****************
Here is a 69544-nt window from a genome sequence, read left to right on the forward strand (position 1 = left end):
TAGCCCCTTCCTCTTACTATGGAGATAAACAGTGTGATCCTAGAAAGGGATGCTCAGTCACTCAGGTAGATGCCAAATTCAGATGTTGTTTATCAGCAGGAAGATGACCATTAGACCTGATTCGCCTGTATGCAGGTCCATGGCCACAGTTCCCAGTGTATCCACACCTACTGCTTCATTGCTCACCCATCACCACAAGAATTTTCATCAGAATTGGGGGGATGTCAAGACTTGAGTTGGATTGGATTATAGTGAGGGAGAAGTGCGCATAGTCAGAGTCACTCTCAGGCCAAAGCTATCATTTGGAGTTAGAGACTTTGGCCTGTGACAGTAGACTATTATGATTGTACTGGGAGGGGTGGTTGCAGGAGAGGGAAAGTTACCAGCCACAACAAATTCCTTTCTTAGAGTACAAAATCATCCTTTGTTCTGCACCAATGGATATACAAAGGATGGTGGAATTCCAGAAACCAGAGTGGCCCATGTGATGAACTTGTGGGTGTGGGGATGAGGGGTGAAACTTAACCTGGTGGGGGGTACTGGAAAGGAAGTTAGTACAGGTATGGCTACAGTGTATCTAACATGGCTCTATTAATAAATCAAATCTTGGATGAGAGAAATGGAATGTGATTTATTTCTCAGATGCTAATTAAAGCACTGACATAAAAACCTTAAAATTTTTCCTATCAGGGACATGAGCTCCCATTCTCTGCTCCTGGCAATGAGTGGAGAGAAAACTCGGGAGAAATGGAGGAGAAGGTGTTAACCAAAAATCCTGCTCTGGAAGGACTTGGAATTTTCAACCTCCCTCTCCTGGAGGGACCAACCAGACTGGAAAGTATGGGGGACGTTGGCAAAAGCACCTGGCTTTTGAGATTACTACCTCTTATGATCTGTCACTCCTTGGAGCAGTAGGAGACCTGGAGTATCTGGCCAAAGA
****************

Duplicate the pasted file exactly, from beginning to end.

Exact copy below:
Here is a 69544-nt window from a genome sequence, read left to right on the forward strand (position 1 = left end):
TAGCCCCTTCCTCTTACTATGGAGATAAACAGTGTGATCCTAGAAAGGGATGCTCAGTCACTCAGGTAGATGCCAAATTCAGATGTTGTTTATCAGCAGGAAGATGACCATTAGACCTGATTCGCCTGTATGCAGGTCCATGGCCACAGTTCCCAGTGTATCCACACCTACTGCTTCATTGCTCACCCATCACCACAAGAATTTTCATCAGAATTGGGGGGATGTCAAGACTTGAGTTGGATTGGATTATAGTGAGGGAGAAGTGCGCATAGTCAGAGTCACTCTCAGGCCAAAGCTATCATTTGGAGTTAGAGACTTTGGCCTGTGACAGTAGACTATTATGATTGTACTGGGAGGGGTGGTTGCAGGAGAGGGAAAGTTACCAGCCACAACAAATTCCTTTCTTAGAGTACAAAATCATCCTTTGTTCTGCACCAATGGATATACAAAGGATGGTGGAATTCCAGAAACCAGAGTGGCCCATGTGATGAACTTGTGGGTGTGGGGATGAGGGGTGAAACTTAACCTGGTGGGGGGTACTGGAAAGGAAGTTAGTACAGGTATGGCTACAGTGTATCTAACATGGCTCTATTAATAAATCAAATCTTGGATGAGAGAAATGGAATGTGATTTATTTCTCAGATGCTAATTAAAGCACTGACATAAAAACCTTAAAATTTTTCCTATCAGGGACATGAGCTCCCATTCTCTGCTCCTGGCAATGAGTGGAGAGAAAACTCGGGAGAAATGGAGGAGAAGGTGTTAACCAAAAATCCTGCTCTGGAAGGACTTGGAATTTTCAACCTCCCTCTCCTGGAGGGACCAACCAGACTGGAAAGTATGGGGGACGTTGGCAAAAGCACCTGGCTTTTGAGATTACTACCTCTTATGATCTGTCACTCCTTGGAGCAGTAGGAGACCTGGAGTATCTGGCCAAAGA